There’s something special and intimate about trying to communicate the essence of someone and conveying their life to those they loved and cared about in a way that honors the life and brings healing.
For me, during the drafting of my brother-in-law’s eulogy, it was as if life slowed down and minute snapshots of his life revealed moments in time that coalesced, and I recognized the theme in his life.
I never saw them day to day but looking back it was clear.
This man never gave up. He was persistent, tenacious, and determined. The many challenges he experienced over a lifetime and his never-ending positive outlook were amazing. The illness that took him too soon gave him time to evaluate. He was grateful for what he had been given. He recognized the gift he had in life and his loved ones.
You have time to look back.
Looking at someone else’s life in that way brought about a deep introspection into my own life. I wondered what my theme was?
Do you know yours?
I am not sure why most days we forget that we are fortunate human beings. Just the simple act of being able to connect with friends and loved ones on a daily basis is something to be thankful for. Don’t believe me?
Think of the families who have recently lost someone and who would give just about anything to have their loved one walk through their door if only to sit and take a meal with them, or ride in the car with them, or pick up the phone and talk with them.
Most of us walk through life unconsciously, unaware of the miracles we are provided each day.
We take for granted what we have.
My eulogy did not talk about the possessions that were accumulated over a lifetime. I did not write about my brother-in-law’s looks (except for his beautiful blue eyes.) I did not write a eulogy about the squabbles and misunderstandings that had taken place over a lifetime.
I wrote about overcoming life’s challenges, meaningful moments, how he saw the world, some of his traits, his deep loves and his sense of humor.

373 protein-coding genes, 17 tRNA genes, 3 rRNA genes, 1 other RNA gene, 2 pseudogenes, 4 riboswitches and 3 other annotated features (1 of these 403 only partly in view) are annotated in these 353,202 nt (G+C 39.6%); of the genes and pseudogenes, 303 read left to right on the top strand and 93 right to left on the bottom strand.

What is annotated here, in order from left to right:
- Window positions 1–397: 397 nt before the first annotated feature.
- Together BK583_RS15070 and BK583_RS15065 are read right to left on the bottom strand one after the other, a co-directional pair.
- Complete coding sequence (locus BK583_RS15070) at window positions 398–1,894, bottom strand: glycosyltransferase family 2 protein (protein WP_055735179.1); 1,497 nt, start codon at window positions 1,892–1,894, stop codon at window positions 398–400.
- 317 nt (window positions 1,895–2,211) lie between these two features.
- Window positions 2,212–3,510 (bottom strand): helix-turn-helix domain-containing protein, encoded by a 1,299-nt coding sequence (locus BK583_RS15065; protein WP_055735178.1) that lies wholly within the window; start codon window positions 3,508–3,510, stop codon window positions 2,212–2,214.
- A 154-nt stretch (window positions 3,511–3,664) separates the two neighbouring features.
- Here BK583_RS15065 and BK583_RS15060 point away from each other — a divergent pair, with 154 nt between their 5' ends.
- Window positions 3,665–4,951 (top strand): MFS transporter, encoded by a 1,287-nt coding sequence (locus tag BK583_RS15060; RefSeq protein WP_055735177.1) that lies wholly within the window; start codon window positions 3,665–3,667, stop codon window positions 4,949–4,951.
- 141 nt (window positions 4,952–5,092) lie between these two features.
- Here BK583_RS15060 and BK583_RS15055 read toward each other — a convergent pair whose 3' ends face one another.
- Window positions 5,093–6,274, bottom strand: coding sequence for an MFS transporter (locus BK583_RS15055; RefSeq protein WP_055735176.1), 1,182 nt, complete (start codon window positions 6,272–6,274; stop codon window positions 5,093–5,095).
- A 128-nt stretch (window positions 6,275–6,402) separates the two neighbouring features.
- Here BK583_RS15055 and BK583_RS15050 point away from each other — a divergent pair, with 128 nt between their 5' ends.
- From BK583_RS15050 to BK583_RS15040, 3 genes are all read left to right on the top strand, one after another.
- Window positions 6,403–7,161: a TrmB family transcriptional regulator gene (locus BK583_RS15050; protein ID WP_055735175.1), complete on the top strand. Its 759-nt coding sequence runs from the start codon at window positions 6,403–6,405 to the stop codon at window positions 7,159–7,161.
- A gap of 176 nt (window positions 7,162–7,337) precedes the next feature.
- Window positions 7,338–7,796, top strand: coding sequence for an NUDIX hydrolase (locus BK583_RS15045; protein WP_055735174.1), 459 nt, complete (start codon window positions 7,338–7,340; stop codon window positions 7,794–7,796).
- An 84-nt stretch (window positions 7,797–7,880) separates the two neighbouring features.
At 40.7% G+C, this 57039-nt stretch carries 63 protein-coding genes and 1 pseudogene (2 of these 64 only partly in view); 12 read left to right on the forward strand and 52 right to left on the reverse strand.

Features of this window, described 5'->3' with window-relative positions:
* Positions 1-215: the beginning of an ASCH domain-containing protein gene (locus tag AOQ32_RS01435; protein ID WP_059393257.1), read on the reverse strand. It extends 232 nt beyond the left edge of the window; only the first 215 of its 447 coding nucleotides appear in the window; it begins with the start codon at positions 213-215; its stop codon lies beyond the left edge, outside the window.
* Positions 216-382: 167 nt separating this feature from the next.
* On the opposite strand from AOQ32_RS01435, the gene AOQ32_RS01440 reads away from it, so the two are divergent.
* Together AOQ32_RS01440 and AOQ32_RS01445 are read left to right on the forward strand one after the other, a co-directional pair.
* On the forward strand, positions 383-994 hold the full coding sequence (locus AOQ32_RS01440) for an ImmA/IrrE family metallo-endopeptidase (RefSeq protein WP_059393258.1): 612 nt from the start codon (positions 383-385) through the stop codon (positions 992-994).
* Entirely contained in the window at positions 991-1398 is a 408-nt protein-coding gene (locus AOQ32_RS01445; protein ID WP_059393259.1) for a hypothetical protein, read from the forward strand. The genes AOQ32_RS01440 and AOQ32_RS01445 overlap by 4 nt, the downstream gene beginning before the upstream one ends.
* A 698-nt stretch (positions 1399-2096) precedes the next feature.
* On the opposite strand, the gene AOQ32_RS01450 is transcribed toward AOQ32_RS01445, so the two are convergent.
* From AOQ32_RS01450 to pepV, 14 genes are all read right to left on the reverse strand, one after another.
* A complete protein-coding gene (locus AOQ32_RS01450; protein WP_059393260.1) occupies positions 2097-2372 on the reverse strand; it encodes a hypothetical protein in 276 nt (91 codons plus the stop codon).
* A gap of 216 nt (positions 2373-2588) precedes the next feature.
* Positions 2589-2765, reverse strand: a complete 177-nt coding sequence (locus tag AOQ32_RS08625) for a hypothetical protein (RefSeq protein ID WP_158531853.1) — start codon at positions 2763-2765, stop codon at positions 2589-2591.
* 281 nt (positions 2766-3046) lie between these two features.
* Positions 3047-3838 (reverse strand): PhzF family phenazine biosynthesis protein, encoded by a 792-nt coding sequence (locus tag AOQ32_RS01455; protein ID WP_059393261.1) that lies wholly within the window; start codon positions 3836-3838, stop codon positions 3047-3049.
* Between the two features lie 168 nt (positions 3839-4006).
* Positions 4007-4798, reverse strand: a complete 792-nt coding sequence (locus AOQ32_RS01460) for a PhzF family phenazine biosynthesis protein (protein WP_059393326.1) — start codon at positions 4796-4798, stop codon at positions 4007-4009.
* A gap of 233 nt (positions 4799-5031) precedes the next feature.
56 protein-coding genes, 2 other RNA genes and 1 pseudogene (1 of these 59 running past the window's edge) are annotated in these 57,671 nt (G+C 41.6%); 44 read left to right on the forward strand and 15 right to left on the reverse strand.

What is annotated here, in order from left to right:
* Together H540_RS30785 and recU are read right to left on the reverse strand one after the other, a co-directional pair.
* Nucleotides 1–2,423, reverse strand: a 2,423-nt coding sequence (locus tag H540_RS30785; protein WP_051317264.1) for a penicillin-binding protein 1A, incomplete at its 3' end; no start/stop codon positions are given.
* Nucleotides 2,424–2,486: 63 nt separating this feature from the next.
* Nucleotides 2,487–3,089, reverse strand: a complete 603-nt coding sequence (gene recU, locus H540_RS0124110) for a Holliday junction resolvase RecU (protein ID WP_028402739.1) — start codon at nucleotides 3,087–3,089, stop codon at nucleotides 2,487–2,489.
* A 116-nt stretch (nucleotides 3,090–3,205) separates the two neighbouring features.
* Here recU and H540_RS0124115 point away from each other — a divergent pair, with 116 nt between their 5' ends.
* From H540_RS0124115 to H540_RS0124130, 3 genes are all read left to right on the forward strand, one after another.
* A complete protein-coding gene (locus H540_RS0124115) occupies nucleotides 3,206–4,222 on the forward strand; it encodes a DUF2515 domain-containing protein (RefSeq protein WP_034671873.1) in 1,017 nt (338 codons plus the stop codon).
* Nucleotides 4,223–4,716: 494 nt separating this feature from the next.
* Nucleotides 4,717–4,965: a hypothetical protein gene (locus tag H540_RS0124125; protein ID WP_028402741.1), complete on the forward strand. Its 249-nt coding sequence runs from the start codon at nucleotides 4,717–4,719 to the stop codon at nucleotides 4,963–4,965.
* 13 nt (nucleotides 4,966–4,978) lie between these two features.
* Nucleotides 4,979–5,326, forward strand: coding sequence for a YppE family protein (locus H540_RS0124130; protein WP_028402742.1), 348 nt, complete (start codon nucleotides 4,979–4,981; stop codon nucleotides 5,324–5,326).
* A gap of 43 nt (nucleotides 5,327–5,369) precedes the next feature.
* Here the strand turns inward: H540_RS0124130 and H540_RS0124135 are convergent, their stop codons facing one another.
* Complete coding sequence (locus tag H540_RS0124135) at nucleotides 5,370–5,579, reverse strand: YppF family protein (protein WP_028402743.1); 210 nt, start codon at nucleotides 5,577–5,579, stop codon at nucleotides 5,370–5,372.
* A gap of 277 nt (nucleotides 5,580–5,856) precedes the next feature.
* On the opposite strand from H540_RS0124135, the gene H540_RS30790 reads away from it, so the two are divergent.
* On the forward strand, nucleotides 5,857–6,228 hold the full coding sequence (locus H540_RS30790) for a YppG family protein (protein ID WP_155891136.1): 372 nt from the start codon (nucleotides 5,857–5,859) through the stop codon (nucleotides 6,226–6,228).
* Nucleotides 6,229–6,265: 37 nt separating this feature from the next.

Most of us fail to recognize the everyday miracles that exist — those things that we experience while we are in the middle of living them.
It is amazing that we worry more about our looks or how much money we have or don’t have. Why is it so important to tell everyone about our petty squabbles or how we were wronged?
Those things don’t matter when we sit in a time of loss and grieving.
What we did matters. Who we loved matters. How we changed this world matters.
It is a miracle be able to love and care for another.
Touching another’s heart, connect with their soul, offering a smile, sharing a lighthearted moment is everything.
Sitting with someone facing death and getting them to laugh is a distinct privilege. Even better is doing that for the family.
All You Have Is Time
I have been reminded more recently about how there’s not enough time in the day to do what I want to do.
Like many of you, I have relatives in nursing homes and assisted living facilities. Their clock is ticking. I see so many lonely, abandoned, older folks that it breaks my heart. But I do all I can to stay connected. Even if your loved ones are incapable of letting you know how much that contact means, they feel the love. You bring peace by being there. The sound of your voice calms them when they don’t know where they are.
Why do we wait for weddings, funerals and holidays to get together?
In my work as a healer, I have come across many guilt-laden or grief-stricken individuals that had someone walk out the door in the morning only never to return.
When our name is called, we must leave. Don’t wait for someday.
When your loved one leaves in the morning, or for the night shift, could you treat them as if they might not come back? What would that look like? What grudge would we drop, what apology would we give, how tight would that hug be or how passionate would that kiss feel?
Look at your friends, loved ones, and coworkers and find something you would miss about them. Let them know.
Sincerity is a gift. Honest, open communication is a miracle. Kindness and compassion can change this world.
Don’t wait until the eulogy.